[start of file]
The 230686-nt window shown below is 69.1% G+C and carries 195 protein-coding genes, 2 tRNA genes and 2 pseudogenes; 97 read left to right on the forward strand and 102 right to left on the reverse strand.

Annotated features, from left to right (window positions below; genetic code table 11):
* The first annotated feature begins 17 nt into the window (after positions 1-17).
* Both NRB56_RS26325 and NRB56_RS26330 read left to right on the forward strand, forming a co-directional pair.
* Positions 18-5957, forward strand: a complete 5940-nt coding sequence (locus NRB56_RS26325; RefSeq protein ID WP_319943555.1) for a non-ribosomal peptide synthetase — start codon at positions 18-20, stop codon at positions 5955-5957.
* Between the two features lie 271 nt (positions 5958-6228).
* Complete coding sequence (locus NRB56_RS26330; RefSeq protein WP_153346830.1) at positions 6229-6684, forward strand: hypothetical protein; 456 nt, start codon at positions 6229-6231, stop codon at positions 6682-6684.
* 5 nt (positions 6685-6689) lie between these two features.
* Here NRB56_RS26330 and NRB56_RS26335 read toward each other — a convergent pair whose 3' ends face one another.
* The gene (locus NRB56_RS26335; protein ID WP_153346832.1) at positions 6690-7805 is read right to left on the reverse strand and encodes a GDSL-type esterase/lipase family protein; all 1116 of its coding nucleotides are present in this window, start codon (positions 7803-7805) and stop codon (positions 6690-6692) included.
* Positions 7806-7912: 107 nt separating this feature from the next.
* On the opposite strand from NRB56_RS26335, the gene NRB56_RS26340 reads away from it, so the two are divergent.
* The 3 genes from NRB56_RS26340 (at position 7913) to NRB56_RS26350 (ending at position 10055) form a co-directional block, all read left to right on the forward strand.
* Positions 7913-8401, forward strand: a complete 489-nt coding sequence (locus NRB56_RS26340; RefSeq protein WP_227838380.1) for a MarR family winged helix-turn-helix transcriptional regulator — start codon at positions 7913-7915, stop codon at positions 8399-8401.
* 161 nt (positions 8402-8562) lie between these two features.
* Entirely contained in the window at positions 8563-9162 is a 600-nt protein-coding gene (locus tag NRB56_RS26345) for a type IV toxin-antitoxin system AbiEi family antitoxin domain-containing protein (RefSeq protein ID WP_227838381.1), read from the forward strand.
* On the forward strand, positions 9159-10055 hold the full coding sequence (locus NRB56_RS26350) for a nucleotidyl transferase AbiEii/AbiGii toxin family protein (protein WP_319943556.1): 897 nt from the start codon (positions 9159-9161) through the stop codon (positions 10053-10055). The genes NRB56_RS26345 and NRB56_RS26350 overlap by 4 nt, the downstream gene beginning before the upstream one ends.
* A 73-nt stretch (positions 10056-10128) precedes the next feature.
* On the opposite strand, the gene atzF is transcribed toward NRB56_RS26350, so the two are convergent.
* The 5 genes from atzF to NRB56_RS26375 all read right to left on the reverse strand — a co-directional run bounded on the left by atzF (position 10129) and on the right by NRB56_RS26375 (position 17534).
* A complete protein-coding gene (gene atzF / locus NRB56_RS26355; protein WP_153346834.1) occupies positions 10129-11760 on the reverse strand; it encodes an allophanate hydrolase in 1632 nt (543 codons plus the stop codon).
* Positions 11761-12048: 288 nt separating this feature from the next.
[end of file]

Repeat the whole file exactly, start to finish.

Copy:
The 230686-nt window shown below is 69.1% G+C and carries 195 protein-coding genes, 2 tRNA genes and 2 pseudogenes; 97 read left to right on the forward strand and 102 right to left on the reverse strand.

Annotated features, from left to right (window positions below; genetic code table 11):
* The first annotated feature begins 17 nt into the window (after positions 1-17).
* Both NRB56_RS26325 and NRB56_RS26330 read left to right on the forward strand, forming a co-directional pair.
* Positions 18-5957, forward strand: a complete 5940-nt coding sequence (locus NRB56_RS26325; RefSeq protein ID WP_319943555.1) for a non-ribosomal peptide synthetase — start codon at positions 18-20, stop codon at positions 5955-5957.
* Between the two features lie 271 nt (positions 5958-6228).
* Complete coding sequence (locus NRB56_RS26330; RefSeq protein WP_153346830.1) at positions 6229-6684, forward strand: hypothetical protein; 456 nt, start codon at positions 6229-6231, stop codon at positions 6682-6684.
* 5 nt (positions 6685-6689) lie between these two features.
* Here NRB56_RS26330 and NRB56_RS26335 read toward each other — a convergent pair whose 3' ends face one another.
* The gene (locus NRB56_RS26335; protein ID WP_153346832.1) at positions 6690-7805 is read right to left on the reverse strand and encodes a GDSL-type esterase/lipase family protein; all 1116 of its coding nucleotides are present in this window, start codon (positions 7803-7805) and stop codon (positions 6690-6692) included.
* Positions 7806-7912: 107 nt separating this feature from the next.
* On the opposite strand from NRB56_RS26335, the gene NRB56_RS26340 reads away from it, so the two are divergent.
* The 3 genes from NRB56_RS26340 (at position 7913) to NRB56_RS26350 (ending at position 10055) form a co-directional block, all read left to right on the forward strand.
* Positions 7913-8401, forward strand: a complete 489-nt coding sequence (locus NRB56_RS26340; RefSeq protein WP_227838380.1) for a MarR family winged helix-turn-helix transcriptional regulator — start codon at positions 7913-7915, stop codon at positions 8399-8401.
* 161 nt (positions 8402-8562) lie between these two features.
* Entirely contained in the window at positions 8563-9162 is a 600-nt protein-coding gene (locus tag NRB56_RS26345) for a type IV toxin-antitoxin system AbiEi family antitoxin domain-containing protein (RefSeq protein ID WP_227838381.1), read from the forward strand.
* On the forward strand, positions 9159-10055 hold the full coding sequence (locus NRB56_RS26350) for a nucleotidyl transferase AbiEii/AbiGii toxin family protein (protein WP_319943556.1): 897 nt from the start codon (positions 9159-9161) through the stop codon (positions 10053-10055). The genes NRB56_RS26345 and NRB56_RS26350 overlap by 4 nt, the downstream gene beginning before the upstream one ends.
* A 73-nt stretch (positions 10056-10128) precedes the next feature.
* On the opposite strand, the gene atzF is transcribed toward NRB56_RS26350, so the two are convergent.
* The 5 genes from atzF to NRB56_RS26375 all read right to left on the reverse strand — a co-directional run bounded on the left by atzF (position 10129) and on the right by NRB56_RS26375 (position 17534).
* A complete protein-coding gene (gene atzF / locus NRB56_RS26355; protein WP_153346834.1) occupies positions 10129-11760 on the reverse strand; it encodes an allophanate hydrolase in 1632 nt (543 codons plus the stop codon).
* Positions 11761-12048: 288 nt separating this feature from the next.